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Wednesday, December 13, 2006

U.S. Scholar Highlights Russia's Energy Clout

Marshall Goldman / Photo from www.harvard.edu08.12.2006 - Voice of America - U.S. scholar Marshall Goldman says energy wealth and control over export pipelines have made Russia more powerful than at any time in its history. Professor Goldman told the Jamestown Foundation that Russia’s post-cold war power is built on its oil and gas resources. He said both eastern and western Europe have become dependent on Russia for oil and gas and that alternative supplies are not available. The recent boom in oil and gas prices, said Professor Goldman, has greatly boosted Russia’s economic and political clout. “I end up arguing, and I’m putting my neck out, that Russia is more powerful now than it ever was during the czarist era or the Soviet era,” he noted. “In the Soviet era there was mutually assured destruction. They had nuclear weapons. We had nuclear weapons. We didn’t use them, because we were worried they would and vice versa. Here you don’t have that kind of restraint.” Goldman says Russia has a long history of using oil and gas as a foreign policy tool. “In the Soviet era they cut off the flow of oil to Yugoslavia under Tito, to Israel after Sinai, to China after Mao broke away, to Cuba, to Finland, and more recently to Lithuania because there is a dispute over who is going to control the refinery there that Yukos is trying to sell,” he explained. Yukos is Russia’s second largest oil company. Goldman attributes much of President Vladimir Putin’s popularity to the economic resurgence that the country is experiencing, in large part because of its energy exports. Russia now has the world’s third largest foreign currency reserves, after China and Japan. Mr. Putin’s re-nationalization of state assets and moves against the economic oligarchs who wielded enormous power under Boris Yeltsin have also been popular. Professor Goldman says Russia’s geographic position between Europe and Asia may make energy-hungry China vulnerable to Moscow, primarily because so many energy pipelines run through Russia. “Just as the Europeans have become dependent on Russia for its gas, if the pipelines are built to China, the Chinese will become equally vulnerable,” he added. Russia, concludes Goldman, in just nine years has made an extraordinary transition from economic weakness to great strength. He credits President Putin with restoring national pride and ending the threat of political fragmentation within Russia.

Thursday, December 07, 2006

Russia's domestic debt creeps up

RBC, 06.12.2006, Moscow 18:53:02.The Russian domestic debt denominated in government securities edged up 1.8 percent and amounted to RUR1,002bn (approx. USD382.73bn) as of December 1, 2006, according to the Finance Ministry's verified data. As of January 1, 2006 domestic debt amounted to RUR851.121bn (approx. USD32.51bn). The debt consists of three major components. Its major part is federal loan bonds with debt amortization (OFZ-AD) accounting for 66.56 percent (RUR667.43bn, or approx. USD25.49bn). The second largest part is federal loan bonds with a constant yield (OFZ-PD), with 19.9 percent of the total amount of debt (RUR200.12bn, or approx. USD7.64bn). And finally - federal loan bonds with a fixed coupon yield (OFZ-FK), accounting for 9.4 percent (RUR 94.834bn, or approx. USD36.22bn). A smaller part of the debt is in government savings bonds with a fixed interest rate (GSO-FPS), with 4 percent of the total amount of debt (RUR40bn, or approx. USD1.53bn).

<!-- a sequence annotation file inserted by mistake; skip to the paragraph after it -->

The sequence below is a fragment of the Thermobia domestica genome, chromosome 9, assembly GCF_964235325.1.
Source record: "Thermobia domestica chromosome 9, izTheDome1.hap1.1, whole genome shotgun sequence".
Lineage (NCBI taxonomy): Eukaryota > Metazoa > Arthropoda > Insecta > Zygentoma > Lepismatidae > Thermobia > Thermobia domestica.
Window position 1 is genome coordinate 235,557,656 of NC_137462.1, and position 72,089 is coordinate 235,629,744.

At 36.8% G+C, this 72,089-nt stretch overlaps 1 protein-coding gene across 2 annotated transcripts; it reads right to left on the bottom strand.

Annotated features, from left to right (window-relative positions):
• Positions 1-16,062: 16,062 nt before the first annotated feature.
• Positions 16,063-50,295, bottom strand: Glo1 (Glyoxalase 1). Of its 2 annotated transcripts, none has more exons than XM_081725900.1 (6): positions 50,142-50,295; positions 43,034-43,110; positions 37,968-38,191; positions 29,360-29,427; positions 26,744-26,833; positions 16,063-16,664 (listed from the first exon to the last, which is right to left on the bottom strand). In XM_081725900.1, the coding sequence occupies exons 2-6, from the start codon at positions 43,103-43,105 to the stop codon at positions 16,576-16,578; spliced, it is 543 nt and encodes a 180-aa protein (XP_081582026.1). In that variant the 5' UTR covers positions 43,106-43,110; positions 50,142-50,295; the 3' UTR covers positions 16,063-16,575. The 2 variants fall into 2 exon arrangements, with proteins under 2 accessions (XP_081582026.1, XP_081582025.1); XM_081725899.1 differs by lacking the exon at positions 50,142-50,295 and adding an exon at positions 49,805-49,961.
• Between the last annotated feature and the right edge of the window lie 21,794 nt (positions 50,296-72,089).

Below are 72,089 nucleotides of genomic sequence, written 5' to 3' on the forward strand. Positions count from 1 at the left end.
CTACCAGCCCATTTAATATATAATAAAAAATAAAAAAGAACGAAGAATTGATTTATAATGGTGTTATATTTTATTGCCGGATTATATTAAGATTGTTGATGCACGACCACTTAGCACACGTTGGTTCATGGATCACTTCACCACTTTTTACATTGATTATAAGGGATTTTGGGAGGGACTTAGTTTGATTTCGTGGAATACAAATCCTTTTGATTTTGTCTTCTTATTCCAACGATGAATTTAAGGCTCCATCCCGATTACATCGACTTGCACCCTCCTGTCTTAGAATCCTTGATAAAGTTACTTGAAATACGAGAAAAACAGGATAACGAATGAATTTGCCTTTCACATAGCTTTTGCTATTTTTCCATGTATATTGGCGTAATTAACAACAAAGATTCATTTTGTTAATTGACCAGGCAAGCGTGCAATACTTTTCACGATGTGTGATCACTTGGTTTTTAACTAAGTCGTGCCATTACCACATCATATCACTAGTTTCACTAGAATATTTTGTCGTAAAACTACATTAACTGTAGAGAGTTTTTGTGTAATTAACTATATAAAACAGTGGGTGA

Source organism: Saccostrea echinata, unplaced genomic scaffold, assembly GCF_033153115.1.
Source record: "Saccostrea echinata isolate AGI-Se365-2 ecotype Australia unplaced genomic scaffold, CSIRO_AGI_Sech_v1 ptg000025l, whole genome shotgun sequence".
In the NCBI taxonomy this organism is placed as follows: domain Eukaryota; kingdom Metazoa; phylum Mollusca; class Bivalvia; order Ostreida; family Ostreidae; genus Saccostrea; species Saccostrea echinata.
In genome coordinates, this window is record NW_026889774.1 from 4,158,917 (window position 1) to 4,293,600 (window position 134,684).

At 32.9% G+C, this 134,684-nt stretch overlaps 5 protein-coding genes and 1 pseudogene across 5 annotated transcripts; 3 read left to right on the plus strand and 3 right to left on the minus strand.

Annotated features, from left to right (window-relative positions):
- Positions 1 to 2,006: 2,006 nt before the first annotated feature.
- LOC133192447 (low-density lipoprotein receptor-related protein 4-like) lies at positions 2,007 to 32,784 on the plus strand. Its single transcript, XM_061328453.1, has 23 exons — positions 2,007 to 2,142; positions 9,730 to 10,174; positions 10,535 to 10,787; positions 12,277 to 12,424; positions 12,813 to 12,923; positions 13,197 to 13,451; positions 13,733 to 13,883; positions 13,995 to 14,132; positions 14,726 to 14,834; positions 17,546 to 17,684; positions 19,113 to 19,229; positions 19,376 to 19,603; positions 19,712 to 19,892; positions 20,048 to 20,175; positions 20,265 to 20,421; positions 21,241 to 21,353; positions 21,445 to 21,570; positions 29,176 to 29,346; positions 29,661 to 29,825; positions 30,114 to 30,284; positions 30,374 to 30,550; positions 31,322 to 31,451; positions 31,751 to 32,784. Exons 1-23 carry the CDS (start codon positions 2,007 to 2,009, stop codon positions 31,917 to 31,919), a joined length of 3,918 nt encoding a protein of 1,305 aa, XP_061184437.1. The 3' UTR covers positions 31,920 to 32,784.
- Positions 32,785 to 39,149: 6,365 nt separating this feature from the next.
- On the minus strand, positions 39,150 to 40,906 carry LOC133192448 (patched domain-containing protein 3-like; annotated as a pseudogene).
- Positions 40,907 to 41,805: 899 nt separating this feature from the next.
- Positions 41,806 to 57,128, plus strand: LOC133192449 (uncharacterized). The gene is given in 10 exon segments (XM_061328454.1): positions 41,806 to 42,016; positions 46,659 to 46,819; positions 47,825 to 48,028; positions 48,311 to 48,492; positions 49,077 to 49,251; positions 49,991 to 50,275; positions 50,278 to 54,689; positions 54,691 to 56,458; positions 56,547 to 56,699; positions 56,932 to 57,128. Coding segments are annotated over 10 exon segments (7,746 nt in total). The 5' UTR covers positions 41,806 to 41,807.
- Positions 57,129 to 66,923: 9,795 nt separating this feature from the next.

Russia, Belarus and Ukraine regret collapse of U.S.S.R. - survey

MOSCOW, December 7 (RIA Novosti) - Most people in Russia, Belarus and Ukraine regret the collapse of the Soviet Union 15 years ago, according to a survey by the Eurasian Monitor international research agency. Gathering in the city of Minsk, the capital of Belarus, on December 8, 1991, the leaders of Russia, Belarus and Ukraine declared that, given the profound crisis in which the Soviet Union found itself, the country cease to exist. They then signed an agreement on the formation of the Commonwealth of Independent States (CIS), which was later joined by other former republics of the Soviet Union. The survey said that most of the respondents who regret the collapse of the Soviet Union are in Russia, amounting to 68%, while in Ukraine the percentage is 59%, and in Belarus 52%. Between 44% and 47% of respondents in the surveyed countries said it would have been possible to avoid the collapse, but a majority said the union cannot be restored, with 68% of respondents in Russia, 71% in Ukraine and 76% in Belarus holding that view. Most of the respondents in Russia said the unification of their country with Belarus, Ukraine or Kazakhstan is possible. Sixty-four percent of respondents in Belarus said they favor a union with Russia, 30% with Ukraine and 23% with the European Union. Respondents in Ukraine were divided along almost the same lines as Belarus. The survey was conducted throughout November in Russia by the All-Russia Public Opinion Research Center (1,600 surveyed respondents), in Belarus by the Novak social laboratory (1,107 surveyed respondents), and in Ukraine by the Research and Branding Group company (2,215 surveyed respondents).

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